Employment, Labor & Benefits Alert
July 18‚ 2013
Massachusetts Fair Share Law and HIRD Form Requirements Repealed
Effective July 1, 2013, the Massachusetts “Fair Share” Law1 has been repealed as part of the Commonwealth’s 2014 fiscal year budget package.2 The Fair Share Law, in effect since 2006, required that employers doing business in Massachusetts either provide health coverage to full time employees that satisfies certain rules, or pay a contribution to the Commonwealth equaling $295 per employee per year. For more details about the Fair Share Contribution rules, please see our alerts which may be accessed here.
Also effective July 1, 2013, employers are no longer required to collect “Health Insurance Responsibility” or “HIRD”3 forms from employees who decline to participate in employer-sponsored health care coverage.
While the repeal was initially meant to relieve employers of the double burden that would be imposed by the co-existence of both the Fair Share Law and the Affordable Care Act’s “Employer Shared Responsibility” requirements, Governor Patrick surprised many stakeholders by supporting the July 1, 2013 repeal even though many of the Affordable Care Act requirements were postponed from January 1, 2014 until January 1, 2015. For more information on the Affordable Care Act delay, please see our alert accessible here.
While this is welcome news for employers doing business in Massachusetts, there remains cause for vigilance:
- The Department of Unemployment Assistance intends to continue its enforcement efforts of Fair Share filing periods ending on or before June 30, 2013. Therefore, employers who are currently subject to enforcement efforts will need to continue to defend their compliance efforts. Further, all employers remain exposed to new audits, particularly with respect to 2011, 2012, and the first half of 2013. Employers in industries typically subject to audits, such as the restaurant and staffing industries, are advised to remain attentive.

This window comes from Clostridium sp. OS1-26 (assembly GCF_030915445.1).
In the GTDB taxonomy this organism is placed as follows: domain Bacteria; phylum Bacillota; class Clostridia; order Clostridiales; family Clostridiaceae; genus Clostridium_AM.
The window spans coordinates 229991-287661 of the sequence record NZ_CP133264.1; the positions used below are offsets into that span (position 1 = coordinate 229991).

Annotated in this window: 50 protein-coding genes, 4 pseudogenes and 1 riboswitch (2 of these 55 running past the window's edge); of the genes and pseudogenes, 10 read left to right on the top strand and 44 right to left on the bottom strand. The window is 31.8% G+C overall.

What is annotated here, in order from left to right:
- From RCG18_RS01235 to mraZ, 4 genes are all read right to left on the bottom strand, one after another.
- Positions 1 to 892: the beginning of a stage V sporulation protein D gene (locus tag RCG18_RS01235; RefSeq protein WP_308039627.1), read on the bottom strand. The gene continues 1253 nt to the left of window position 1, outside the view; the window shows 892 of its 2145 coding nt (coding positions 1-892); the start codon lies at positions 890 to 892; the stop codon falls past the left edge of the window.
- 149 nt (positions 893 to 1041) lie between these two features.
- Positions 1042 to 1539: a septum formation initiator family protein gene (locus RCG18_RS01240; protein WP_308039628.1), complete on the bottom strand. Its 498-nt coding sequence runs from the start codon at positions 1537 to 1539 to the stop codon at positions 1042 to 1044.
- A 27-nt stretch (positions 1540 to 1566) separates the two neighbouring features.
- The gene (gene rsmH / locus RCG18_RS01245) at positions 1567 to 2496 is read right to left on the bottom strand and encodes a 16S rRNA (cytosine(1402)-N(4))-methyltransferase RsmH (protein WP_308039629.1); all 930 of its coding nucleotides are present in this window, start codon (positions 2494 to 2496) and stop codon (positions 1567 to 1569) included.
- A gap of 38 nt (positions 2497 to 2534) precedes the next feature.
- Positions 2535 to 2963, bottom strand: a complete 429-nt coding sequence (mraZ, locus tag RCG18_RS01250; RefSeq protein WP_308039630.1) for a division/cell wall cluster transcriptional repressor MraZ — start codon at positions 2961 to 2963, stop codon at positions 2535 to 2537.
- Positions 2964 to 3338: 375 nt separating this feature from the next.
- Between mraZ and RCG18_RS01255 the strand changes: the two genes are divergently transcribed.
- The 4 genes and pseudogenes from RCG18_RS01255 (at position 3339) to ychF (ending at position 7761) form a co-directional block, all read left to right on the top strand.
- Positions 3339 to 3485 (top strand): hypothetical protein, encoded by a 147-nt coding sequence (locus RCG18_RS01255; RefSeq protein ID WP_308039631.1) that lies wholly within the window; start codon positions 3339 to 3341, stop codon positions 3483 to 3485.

- The budget creates a new Employer Medical Assistance Contribution, which requires each employer with more than 5 employees to contribute an amount equal to wages times .36 of 1%. Employers newly subject to the rule shall be required to pay .12 of 1% of wages during the first year subject to the rule and .24 of 1% of wages during the second year subject to the rule.
- Ominously, Governor Patrick has said that, if businesses start dropping coverage between now and the advent of the Affordable Care Act mandate, he is “confident that the Legislature would act to re-implement the state [fair share] program.”4
Although the Fair Share repeal and the Affordable Care Act delay allow employers some breathing room, there is still much to be done between now and January 1, 2015. Employers must not underestimate the complexity of the Affordable Care Act’s employer mandate, and should be taking steps now to prepare for 2015. Some recommended action items include:
- FLSA/Exchange notice distributions
- Reviewing the workforce to determine “full time” eligibility under the Affordable Care Act
- Reviewing benefits offerings to ensure “affordability” and “minimum value”
- Plan document updates
- Update COBRA notices
- Creating administrative systems to track employee hours and document offers of coverage
For more information on these and other health care reform matters, please contact our benefits attorneys and review our client alerts accessible here.
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1M.G.L. c. 149, § 188
3As required by M.G.L. c. 176Q, § 17
4July 11, 2013 State House News Service report